When I do have time at home with my kids, I have to struggle to stay focused.

That is not to say that I don’t love them, or that I don’t want to be around them.  I do!  But my brain has a hard time slowing down to their pace.  During the work day, I am trying to keep track of a smart phone and it’s texts, a regular phone, two email accounts, office IM, my EHR (Electronic Health Record) with it’s medical records and phone notes and flag systems, and a pager.

When at home, I find myself multitasking.  Making sourdough bread and while it is rising, I am doing dishes and laundry and starting the slow cooker dinner.  While that may seem like a kick-ass mom list of things to do, it is also punctuated by logging onto the EHR from my laptop so I can check on lab results or phone messages, checking email, and scanning news reports on the several apps I keep on my phone.

Meanwhile, my kids are popping up in between pretending to be pirates and princesses to ask me to hold them or to read a book.  Invariably it is in the middle of one of these tasks and I always say, “Just a minute!  As soon as I finish this…” But I am quickly distracted by something else until they show up again.

Sometimes I say “screw it!” and drop everything and we sit in the floor and cuddle.  But more often than not I am repeating my “Just a minute!” mantra.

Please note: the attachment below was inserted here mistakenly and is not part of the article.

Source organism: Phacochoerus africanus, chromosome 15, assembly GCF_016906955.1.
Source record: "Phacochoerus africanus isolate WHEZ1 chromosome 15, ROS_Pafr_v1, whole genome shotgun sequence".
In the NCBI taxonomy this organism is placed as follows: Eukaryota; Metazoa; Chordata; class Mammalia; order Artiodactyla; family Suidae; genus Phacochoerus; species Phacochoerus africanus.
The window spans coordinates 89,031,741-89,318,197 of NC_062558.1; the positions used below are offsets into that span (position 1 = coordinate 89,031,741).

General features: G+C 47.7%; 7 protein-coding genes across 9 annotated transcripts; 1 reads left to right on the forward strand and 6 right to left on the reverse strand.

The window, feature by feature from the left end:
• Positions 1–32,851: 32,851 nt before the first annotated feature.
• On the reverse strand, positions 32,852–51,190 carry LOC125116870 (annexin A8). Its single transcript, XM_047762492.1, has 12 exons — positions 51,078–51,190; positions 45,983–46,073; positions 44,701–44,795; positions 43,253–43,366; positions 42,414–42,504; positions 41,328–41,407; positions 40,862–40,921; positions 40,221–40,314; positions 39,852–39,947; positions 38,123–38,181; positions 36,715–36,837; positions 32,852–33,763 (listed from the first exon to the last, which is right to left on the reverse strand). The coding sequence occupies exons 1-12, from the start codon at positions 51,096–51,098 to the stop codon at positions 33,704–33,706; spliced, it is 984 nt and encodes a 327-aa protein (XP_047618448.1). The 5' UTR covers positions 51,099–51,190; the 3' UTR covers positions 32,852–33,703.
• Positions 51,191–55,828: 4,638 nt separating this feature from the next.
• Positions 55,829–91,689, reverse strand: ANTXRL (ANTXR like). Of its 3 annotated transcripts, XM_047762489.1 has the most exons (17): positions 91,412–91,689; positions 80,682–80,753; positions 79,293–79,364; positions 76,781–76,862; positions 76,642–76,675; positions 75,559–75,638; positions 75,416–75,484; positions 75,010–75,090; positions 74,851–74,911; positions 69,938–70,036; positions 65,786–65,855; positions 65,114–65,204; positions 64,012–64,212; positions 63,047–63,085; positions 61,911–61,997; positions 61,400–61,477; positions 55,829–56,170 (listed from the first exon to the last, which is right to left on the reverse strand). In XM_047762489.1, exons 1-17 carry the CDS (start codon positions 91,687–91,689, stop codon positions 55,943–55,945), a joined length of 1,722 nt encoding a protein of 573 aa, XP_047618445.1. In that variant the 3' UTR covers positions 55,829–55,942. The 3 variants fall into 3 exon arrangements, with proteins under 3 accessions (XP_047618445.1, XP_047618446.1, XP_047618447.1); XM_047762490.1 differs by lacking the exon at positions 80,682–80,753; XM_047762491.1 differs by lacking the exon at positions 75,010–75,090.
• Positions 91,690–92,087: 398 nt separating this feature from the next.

Before you judge me too harshly, it occurred to me as I was engaged in my own self flagellation, that women in the past did not have as much “leisure” time as we modern women do.  Stay with me.  I would not have had a career.  Instead I would have been washing the family clothes by hand, cooking three meals a day from scratch, cleaning the floors on my hands and knees, sewing clothes, knitting or darning socks.  The list goes on.  Some of the greatest minds in history came from homes like this.  If I were lucky enough to have married money, I would have had servants to do much of this and a nanny to raise the children while I was engaged instead in moving in the social circles.  I would have had 6-8 children on average and what little time I had would be divided among them.

So, I take pride in the fact that my kids do get some fun time with mom and that they have a roof over their heads and clean clothes and nutritious food to eat (even if they are not huge fans of the Brussel sprouts).


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